Welcome to the blog, Tony! Could you tell us a little bit about The Boston Connexion?
The Boston Connexion is a revenge-thriller that takes place in the 1960's and 1970's in Ireland. It is about a man named Eugene O' Neill who witnessed his parents' murder by a serial-killer/terrorist. While we know little about the killer at the beginning, we come to learn that he is a villain whose trail of victims are stops on the journey to find a man known only as "The Boston Connexion". Eugene O' Neill does everything in his power to meet the killer of his parents, so that he can exact his revenge. This mission forms the basis of the story.
What led you to write this novel?
This strange amalgamation of kung fu, Irish culture, gang warfare, politics and drinking set in the 1960's and 1970's is the fantasy world I've always wanted to create, in some way. For a history buff interested in the select cultures at the time and the corresponding events, it's a fantasy piece; even though there are no dungeons and dragons.
What was the toughest challenge you faced when writing The Boston Connexion, and how did you overcome it?
The toughest challenge in writing The Boston Connexion was uniting all of the characters I wanted to have in the story into one cohesive narrative and justifying each character's personal and political motivations.
Lucky for me, real events and history made this rather easy to do. What I'm speaking of is the very real connection between the Troubles in Ireland and the figures in the Irish gang war in Boston in the late 1960's and early 1970's. Irish-American gangsters in Boston were shipping guns to the paramilitaries in Ireland, including the recently arrested "Whitey" Bulger.
As a parallel, the Hong Kong riots of the late 1960's and the crime and politics of that period in that city are interesting and likewise important to the novel. In Hong Kong, the connections to British politics and Chinese nationalism--issues which do come up as motivations for characters in the novel--cannot be understated. The seeds of these conflicts are covered pretty well already in fiction, in a novel by James Clavell called "Tai-Pan," which I confess was pretty inspirational to some aspects of this novel. But my connection of the Hong Kong unrest to the other conflicts is mostly fictional. It merely serves the purpose of inserting a kung fu master into the madness of the Irish conflict.
So, that's how I was able to connect a Chinese nationalist kung fu master, a young Irishman with a revenge-complex, a theatrical Irish terrorist villain like The Cleaver, and their gangster counterparts in Boston. If I hadn't been helped by history, I don't think the associations of these characters--whom I really wanted to have all in one novel together--would have been believable.
Why did you choose a non-linear form for this novel? How did that choice impact the writing process?
I came upon the non-linear form of the novel by chance, actually. I had no intention of writing a non-linear story, but found that it was the only way to capture each character's essence and motivations without ruining the points of suspense for the reader. I think the story hangs not on the violence or whether or not Eugene O' Neill gets to enact his revenge, but rather why each character does what he or she does; each character's modus operandi is more or less revealed and hopefully explains a lot about previous chapters and the choices made and actions taken. But without the non-linear story format, those aspects of the narrative would have been cheapened.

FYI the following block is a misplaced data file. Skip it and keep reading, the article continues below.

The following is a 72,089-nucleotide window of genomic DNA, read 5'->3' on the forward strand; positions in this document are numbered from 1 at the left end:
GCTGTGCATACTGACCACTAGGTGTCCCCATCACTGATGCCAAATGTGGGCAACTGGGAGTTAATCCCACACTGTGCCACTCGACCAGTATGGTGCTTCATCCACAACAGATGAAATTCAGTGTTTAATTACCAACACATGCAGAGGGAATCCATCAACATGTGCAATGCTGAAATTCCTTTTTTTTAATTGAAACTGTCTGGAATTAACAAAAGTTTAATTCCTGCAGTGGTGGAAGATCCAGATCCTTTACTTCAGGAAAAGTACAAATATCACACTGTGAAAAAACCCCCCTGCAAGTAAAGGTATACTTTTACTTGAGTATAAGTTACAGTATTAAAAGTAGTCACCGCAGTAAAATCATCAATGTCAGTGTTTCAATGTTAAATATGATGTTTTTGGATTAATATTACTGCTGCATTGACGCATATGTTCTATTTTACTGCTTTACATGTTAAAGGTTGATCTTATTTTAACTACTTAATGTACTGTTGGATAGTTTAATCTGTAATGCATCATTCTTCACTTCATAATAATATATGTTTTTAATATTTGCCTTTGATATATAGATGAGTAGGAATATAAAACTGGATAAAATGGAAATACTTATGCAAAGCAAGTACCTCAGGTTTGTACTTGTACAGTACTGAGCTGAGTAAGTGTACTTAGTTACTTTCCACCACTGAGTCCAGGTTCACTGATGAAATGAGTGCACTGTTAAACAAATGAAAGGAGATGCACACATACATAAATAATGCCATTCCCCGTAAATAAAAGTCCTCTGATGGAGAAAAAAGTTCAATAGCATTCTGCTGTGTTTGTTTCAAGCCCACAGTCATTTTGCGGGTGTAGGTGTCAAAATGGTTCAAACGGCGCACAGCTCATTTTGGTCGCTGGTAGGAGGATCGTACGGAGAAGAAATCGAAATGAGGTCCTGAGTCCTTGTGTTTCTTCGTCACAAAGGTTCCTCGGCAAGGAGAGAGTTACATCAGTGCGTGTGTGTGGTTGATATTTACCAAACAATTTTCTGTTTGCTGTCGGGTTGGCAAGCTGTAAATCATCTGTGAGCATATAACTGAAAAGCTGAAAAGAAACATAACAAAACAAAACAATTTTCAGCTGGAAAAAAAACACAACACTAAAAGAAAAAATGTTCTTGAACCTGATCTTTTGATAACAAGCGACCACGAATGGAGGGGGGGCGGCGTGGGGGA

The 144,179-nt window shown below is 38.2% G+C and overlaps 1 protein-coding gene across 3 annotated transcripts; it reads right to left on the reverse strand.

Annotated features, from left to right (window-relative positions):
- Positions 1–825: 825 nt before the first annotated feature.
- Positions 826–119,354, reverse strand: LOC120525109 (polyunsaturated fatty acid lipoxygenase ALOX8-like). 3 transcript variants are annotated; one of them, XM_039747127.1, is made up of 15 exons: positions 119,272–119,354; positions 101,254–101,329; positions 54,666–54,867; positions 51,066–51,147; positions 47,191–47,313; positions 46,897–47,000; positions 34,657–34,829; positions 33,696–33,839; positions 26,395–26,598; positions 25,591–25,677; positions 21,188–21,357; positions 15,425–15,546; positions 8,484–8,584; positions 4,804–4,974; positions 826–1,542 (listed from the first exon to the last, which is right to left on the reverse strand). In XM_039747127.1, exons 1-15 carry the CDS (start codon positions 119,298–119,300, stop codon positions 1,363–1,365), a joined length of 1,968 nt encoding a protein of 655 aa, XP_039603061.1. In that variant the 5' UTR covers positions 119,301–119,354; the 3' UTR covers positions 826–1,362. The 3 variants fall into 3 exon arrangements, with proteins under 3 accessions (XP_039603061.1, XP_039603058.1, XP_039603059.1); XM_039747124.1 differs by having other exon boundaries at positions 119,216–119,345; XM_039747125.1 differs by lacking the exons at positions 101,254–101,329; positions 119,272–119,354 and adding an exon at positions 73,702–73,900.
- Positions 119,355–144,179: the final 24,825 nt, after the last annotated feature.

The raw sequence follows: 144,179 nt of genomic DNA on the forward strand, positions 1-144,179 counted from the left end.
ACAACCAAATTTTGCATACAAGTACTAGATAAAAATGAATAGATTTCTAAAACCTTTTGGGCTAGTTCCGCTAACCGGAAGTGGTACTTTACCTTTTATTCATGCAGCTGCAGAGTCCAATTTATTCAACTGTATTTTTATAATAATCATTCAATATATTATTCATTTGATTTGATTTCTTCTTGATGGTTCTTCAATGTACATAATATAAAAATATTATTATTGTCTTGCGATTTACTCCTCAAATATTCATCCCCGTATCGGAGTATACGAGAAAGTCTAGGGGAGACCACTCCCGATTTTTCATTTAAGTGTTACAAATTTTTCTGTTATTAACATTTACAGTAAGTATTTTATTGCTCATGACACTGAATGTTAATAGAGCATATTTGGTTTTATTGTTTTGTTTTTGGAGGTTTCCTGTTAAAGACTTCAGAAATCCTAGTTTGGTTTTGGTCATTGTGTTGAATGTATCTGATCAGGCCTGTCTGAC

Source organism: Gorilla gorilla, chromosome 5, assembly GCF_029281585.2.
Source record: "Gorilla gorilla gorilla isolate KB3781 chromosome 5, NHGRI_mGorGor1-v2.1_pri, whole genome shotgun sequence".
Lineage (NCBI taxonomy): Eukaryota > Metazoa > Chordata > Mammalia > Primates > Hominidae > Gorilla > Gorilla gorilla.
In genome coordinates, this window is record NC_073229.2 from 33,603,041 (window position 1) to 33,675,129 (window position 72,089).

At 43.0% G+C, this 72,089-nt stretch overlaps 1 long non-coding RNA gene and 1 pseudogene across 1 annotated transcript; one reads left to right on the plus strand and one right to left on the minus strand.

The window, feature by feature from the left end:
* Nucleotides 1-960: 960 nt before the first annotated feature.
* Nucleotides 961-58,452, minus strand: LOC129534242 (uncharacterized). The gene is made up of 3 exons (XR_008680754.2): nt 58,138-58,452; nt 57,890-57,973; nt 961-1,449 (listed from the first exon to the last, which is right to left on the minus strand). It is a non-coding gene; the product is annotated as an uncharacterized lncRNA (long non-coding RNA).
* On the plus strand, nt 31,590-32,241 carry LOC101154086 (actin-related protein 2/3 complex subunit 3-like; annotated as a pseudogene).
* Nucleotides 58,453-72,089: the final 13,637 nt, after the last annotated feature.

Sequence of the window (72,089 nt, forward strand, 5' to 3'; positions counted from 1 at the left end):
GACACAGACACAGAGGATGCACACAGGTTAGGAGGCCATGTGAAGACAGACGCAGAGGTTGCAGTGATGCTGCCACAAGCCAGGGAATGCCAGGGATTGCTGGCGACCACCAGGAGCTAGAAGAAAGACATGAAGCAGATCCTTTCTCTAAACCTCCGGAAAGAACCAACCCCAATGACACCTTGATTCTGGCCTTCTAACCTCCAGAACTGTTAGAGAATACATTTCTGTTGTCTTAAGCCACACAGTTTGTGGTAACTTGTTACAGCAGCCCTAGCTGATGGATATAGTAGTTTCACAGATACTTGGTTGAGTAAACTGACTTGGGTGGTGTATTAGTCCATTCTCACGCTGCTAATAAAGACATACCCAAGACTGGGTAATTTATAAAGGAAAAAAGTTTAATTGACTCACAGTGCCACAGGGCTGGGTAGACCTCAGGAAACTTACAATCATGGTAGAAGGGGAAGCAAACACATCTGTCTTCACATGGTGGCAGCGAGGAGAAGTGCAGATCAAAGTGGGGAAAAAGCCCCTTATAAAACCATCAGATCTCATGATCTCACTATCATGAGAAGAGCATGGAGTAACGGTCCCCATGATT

What is your best advice on writing?
Recently, I have been realizing that the story tells itself, and sometimes you don't know what kind of creature your story ultimately will be, or how it is going to end. In other words, the characters, not the author, tell the story. And if the characters are fully formed in the mind of the author, the story will tell itself.
We all have different things we as authors may want to say, or stories we want to tell. But in the end, good characters will tell the story for the author. If the author listens to the characters, he will not be betrayed by them. However, if the author takes the characters hostage to write for some pre-conceived purpose, or agenda, or message, then he or she will forfeit the real story that was there, waiting to be discovered, in the process. All that I will say about the end of The Boston Connexion is that I NEVER intended it to end the way that it did, but that if the story was going to be honest about who the characters really were and what would really happen to them, it could only end in the way that it did. I've received some criticism, as well as some profuse praise, for the ending. But it isn't my ending, really; the ending is the result of believing that I know my characters enough to know what they would do, rather than what I wanted them to do. It's their ending, not mine. If I would have written the ending I originally conceived, I would have cheapened the novel's narrative, though I might have made a couple of readers a little happier. :-)
Thanks so much for stopping by, Tony!
Thank you! I enjoy your blog, and I've enjoyed the opportunity to share about my novel and my thoughts on writing.
Tony Deuce is the co-host of the Back Seat Producers podcast. The Boston Connexion is Tony Deuce’s first novel.
Tony also will have a short story in the wuxia genre titled ” 商君書 (Shangzi): Or Engine of the Species” which will be released with the “Built for Speed” anthology by Unasked Question, LLC later this year. He is also working on a forthcoming two-novel series with Tony Mast that hopefully will see release at the beginning of 2012. The two novels will be a medieval action-adventure epic.
Tony Deuce can be found on Twitter under @TonyDeuce!
The Back Seat Producers: www.backseatproducers.com
The Boston Connexion is available at Amazon and Barnes & Noble!